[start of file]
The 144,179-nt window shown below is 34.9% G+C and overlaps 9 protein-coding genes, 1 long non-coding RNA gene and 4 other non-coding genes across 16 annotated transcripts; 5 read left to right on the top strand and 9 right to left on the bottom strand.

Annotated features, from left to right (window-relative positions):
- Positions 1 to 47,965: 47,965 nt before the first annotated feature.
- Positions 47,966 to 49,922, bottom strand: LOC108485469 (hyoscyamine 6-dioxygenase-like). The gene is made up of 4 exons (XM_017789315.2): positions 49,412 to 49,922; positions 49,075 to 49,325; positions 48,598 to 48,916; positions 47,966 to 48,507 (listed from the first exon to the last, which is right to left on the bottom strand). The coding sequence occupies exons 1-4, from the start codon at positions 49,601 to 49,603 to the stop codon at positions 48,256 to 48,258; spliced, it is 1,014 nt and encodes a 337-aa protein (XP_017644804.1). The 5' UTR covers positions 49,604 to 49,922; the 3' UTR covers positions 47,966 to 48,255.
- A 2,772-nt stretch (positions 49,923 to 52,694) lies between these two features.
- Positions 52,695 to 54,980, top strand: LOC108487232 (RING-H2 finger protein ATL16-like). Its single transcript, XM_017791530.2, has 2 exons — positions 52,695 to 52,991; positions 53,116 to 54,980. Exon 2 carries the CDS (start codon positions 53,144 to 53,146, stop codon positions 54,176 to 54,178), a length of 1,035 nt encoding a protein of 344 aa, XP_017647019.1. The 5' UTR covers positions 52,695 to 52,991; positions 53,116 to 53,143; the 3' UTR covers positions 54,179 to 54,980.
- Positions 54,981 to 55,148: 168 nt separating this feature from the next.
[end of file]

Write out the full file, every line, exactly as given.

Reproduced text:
The 144,179-nt window shown below is 34.9% G+C and overlaps 9 protein-coding genes, 1 long non-coding RNA gene and 4 other non-coding genes across 16 annotated transcripts; 5 read left to right on the top strand and 9 right to left on the bottom strand.

Annotated features, from left to right (window-relative positions):
- Positions 1 to 47,965: 47,965 nt before the first annotated feature.
- Positions 47,966 to 49,922, bottom strand: LOC108485469 (hyoscyamine 6-dioxygenase-like). The gene is made up of 4 exons (XM_017789315.2): positions 49,412 to 49,922; positions 49,075 to 49,325; positions 48,598 to 48,916; positions 47,966 to 48,507 (listed from the first exon to the last, which is right to left on the bottom strand). The coding sequence occupies exons 1-4, from the start codon at positions 49,601 to 49,603 to the stop codon at positions 48,256 to 48,258; spliced, it is 1,014 nt and encodes a 337-aa protein (XP_017644804.1). The 5' UTR covers positions 49,604 to 49,922; the 3' UTR covers positions 47,966 to 48,255.
- A 2,772-nt stretch (positions 49,923 to 52,694) lies between these two features.
- Positions 52,695 to 54,980, top strand: LOC108487232 (RING-H2 finger protein ATL16-like). Its single transcript, XM_017791530.2, has 2 exons — positions 52,695 to 52,991; positions 53,116 to 54,980. Exon 2 carries the CDS (start codon positions 53,144 to 53,146, stop codon positions 54,176 to 54,178), a length of 1,035 nt encoding a protein of 344 aa, XP_017647019.1. The 5' UTR covers positions 52,695 to 52,991; positions 53,116 to 53,143; the 3' UTR covers positions 54,179 to 54,980.
- Positions 54,981 to 55,148: 168 nt separating this feature from the next.